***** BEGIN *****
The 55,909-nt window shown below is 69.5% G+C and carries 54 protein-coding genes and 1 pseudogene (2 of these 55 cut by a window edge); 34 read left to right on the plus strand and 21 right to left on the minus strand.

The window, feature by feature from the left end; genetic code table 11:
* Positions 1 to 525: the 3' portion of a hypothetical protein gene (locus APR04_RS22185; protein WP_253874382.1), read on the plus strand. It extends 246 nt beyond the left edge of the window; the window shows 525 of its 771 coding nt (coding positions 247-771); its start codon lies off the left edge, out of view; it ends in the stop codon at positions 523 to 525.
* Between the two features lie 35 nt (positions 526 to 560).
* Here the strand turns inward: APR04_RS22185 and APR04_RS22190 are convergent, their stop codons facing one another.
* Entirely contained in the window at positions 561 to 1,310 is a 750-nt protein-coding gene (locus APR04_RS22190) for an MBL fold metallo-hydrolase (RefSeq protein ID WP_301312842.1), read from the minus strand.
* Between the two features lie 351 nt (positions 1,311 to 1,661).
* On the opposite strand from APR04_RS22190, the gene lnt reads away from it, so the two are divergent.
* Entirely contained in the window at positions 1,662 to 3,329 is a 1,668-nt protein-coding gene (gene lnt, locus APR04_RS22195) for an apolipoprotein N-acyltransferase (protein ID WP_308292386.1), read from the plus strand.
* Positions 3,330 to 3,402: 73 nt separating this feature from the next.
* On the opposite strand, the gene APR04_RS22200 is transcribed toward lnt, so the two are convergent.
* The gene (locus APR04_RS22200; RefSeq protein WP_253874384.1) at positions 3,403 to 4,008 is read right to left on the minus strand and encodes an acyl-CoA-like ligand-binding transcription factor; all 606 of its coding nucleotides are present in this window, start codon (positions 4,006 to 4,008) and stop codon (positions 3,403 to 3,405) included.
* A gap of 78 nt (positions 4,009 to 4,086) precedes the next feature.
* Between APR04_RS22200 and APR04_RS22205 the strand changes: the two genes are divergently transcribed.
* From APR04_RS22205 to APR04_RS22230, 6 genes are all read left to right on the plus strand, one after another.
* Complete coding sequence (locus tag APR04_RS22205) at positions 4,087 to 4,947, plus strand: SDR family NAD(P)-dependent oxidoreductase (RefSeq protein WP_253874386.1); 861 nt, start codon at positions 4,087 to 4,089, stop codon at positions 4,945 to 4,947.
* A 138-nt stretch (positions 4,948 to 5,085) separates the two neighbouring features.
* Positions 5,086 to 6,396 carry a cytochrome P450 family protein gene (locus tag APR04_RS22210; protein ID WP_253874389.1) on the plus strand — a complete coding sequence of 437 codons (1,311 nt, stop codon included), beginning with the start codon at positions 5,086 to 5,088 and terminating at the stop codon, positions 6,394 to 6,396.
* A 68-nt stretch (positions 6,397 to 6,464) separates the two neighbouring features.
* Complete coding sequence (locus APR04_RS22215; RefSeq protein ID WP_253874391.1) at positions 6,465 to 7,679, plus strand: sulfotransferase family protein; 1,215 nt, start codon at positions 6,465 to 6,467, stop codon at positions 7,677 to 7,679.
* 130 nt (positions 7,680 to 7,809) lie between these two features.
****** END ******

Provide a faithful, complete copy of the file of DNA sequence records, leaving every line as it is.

The 55,909-nt window shown below is 69.5% G+C and carries 54 protein-coding genes and 1 pseudogene (2 of these 55 cut by a window edge); 34 read left to right on the plus strand and 21 right to left on the minus strand.

The window, feature by feature from the left end; genetic code table 11:
* Positions 1 to 525: the 3' portion of a hypothetical protein gene (locus APR04_RS22185; protein WP_253874382.1), read on the plus strand. It extends 246 nt beyond the left edge of the window; the window shows 525 of its 771 coding nt (coding positions 247-771); its start codon lies off the left edge, out of view; it ends in the stop codon at positions 523 to 525.
* Between the two features lie 35 nt (positions 526 to 560).
* Here the strand turns inward: APR04_RS22185 and APR04_RS22190 are convergent, their stop codons facing one another.
* Entirely contained in the window at positions 561 to 1,310 is a 750-nt protein-coding gene (locus APR04_RS22190) for an MBL fold metallo-hydrolase (RefSeq protein ID WP_301312842.1), read from the minus strand.
* Between the two features lie 351 nt (positions 1,311 to 1,661).
* On the opposite strand from APR04_RS22190, the gene lnt reads away from it, so the two are divergent.
* Entirely contained in the window at positions 1,662 to 3,329 is a 1,668-nt protein-coding gene (gene lnt, locus APR04_RS22195) for an apolipoprotein N-acyltransferase (protein ID WP_308292386.1), read from the plus strand.
* Positions 3,330 to 3,402: 73 nt separating this feature from the next.
* On the opposite strand, the gene APR04_RS22200 is transcribed toward lnt, so the two are convergent.
* The gene (locus APR04_RS22200; RefSeq protein WP_253874384.1) at positions 3,403 to 4,008 is read right to left on the minus strand and encodes an acyl-CoA-like ligand-binding transcription factor; all 606 of its coding nucleotides are present in this window, start codon (positions 4,006 to 4,008) and stop codon (positions 3,403 to 3,405) included.
* A gap of 78 nt (positions 4,009 to 4,086) precedes the next feature.
* Between APR04_RS22200 and APR04_RS22205 the strand changes: the two genes are divergently transcribed.
* From APR04_RS22205 to APR04_RS22230, 6 genes are all read left to right on the plus strand, one after another.
* Complete coding sequence (locus tag APR04_RS22205) at positions 4,087 to 4,947, plus strand: SDR family NAD(P)-dependent oxidoreductase (RefSeq protein WP_253874386.1); 861 nt, start codon at positions 4,087 to 4,089, stop codon at positions 4,945 to 4,947.
* A 138-nt stretch (positions 4,948 to 5,085) separates the two neighbouring features.
* Positions 5,086 to 6,396 carry a cytochrome P450 family protein gene (locus tag APR04_RS22210; protein ID WP_253874389.1) on the plus strand — a complete coding sequence of 437 codons (1,311 nt, stop codon included), beginning with the start codon at positions 5,086 to 5,088 and terminating at the stop codon, positions 6,394 to 6,396.
* A 68-nt stretch (positions 6,397 to 6,464) separates the two neighbouring features.
* Complete coding sequence (locus APR04_RS22215; RefSeq protein ID WP_253874391.1) at positions 6,465 to 7,679, plus strand: sulfotransferase family protein; 1,215 nt, start codon at positions 6,465 to 6,467, stop codon at positions 7,677 to 7,679.
* 130 nt (positions 7,680 to 7,809) lie between these two features.